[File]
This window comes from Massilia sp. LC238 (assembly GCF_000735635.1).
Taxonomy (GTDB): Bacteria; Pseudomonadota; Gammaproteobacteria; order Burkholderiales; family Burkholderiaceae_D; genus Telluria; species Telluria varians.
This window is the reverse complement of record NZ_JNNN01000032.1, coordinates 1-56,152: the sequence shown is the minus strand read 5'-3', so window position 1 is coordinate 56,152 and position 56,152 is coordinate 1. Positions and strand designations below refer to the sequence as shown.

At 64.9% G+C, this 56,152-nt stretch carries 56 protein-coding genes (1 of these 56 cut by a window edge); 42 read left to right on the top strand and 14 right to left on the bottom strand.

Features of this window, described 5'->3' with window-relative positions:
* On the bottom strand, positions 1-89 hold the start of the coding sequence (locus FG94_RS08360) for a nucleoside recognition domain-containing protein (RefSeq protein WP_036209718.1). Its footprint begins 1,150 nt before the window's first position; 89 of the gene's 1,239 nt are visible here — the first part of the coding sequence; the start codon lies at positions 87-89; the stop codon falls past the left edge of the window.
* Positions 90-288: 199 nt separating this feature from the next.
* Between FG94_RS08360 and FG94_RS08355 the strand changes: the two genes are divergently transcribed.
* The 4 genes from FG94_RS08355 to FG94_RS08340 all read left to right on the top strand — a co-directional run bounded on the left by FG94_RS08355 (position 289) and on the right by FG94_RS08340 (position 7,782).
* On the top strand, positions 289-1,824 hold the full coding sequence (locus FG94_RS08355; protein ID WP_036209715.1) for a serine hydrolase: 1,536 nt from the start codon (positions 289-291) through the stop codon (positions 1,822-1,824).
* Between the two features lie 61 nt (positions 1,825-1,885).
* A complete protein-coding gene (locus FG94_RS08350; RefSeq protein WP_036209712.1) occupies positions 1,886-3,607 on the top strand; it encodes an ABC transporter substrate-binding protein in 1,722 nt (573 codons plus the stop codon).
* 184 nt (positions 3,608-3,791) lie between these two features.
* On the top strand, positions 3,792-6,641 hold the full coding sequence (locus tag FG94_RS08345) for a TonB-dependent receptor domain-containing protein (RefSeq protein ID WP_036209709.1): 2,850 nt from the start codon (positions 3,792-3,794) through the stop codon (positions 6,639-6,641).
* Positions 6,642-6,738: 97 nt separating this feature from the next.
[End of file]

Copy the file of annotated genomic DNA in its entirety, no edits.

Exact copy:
This window comes from Massilia sp. LC238 (assembly GCF_000735635.1).
Taxonomy (GTDB): Bacteria; Pseudomonadota; Gammaproteobacteria; order Burkholderiales; family Burkholderiaceae_D; genus Telluria; species Telluria varians.
This window is the reverse complement of record NZ_JNNN01000032.1, coordinates 1-56,152: the sequence shown is the minus strand read 5'-3', so window position 1 is coordinate 56,152 and position 56,152 is coordinate 1. Positions and strand designations below refer to the sequence as shown.

At 64.9% G+C, this 56,152-nt stretch carries 56 protein-coding genes (1 of these 56 cut by a window edge); 42 read left to right on the top strand and 14 right to left on the bottom strand.

Features of this window, described 5'->3' with window-relative positions:
* On the bottom strand, positions 1-89 hold the start of the coding sequence (locus FG94_RS08360) for a nucleoside recognition domain-containing protein (RefSeq protein WP_036209718.1). Its footprint begins 1,150 nt before the window's first position; 89 of the gene's 1,239 nt are visible here — the first part of the coding sequence; the start codon lies at positions 87-89; the stop codon falls past the left edge of the window.
* Positions 90-288: 199 nt separating this feature from the next.
* Between FG94_RS08360 and FG94_RS08355 the strand changes: the two genes are divergently transcribed.
* The 4 genes from FG94_RS08355 to FG94_RS08340 all read left to right on the top strand — a co-directional run bounded on the left by FG94_RS08355 (position 289) and on the right by FG94_RS08340 (position 7,782).
* On the top strand, positions 289-1,824 hold the full coding sequence (locus FG94_RS08355; protein ID WP_036209715.1) for a serine hydrolase: 1,536 nt from the start codon (positions 289-291) through the stop codon (positions 1,822-1,824).
* Between the two features lie 61 nt (positions 1,825-1,885).
* A complete protein-coding gene (locus FG94_RS08350; RefSeq protein WP_036209712.1) occupies positions 1,886-3,607 on the top strand; it encodes an ABC transporter substrate-binding protein in 1,722 nt (573 codons plus the stop codon).
* 184 nt (positions 3,608-3,791) lie between these two features.
* On the top strand, positions 3,792-6,641 hold the full coding sequence (locus tag FG94_RS08345) for a TonB-dependent receptor domain-containing protein (RefSeq protein ID WP_036209709.1): 2,850 nt from the start codon (positions 3,792-3,794) through the stop codon (positions 6,639-6,641).
* Positions 6,642-6,738: 97 nt separating this feature from the next.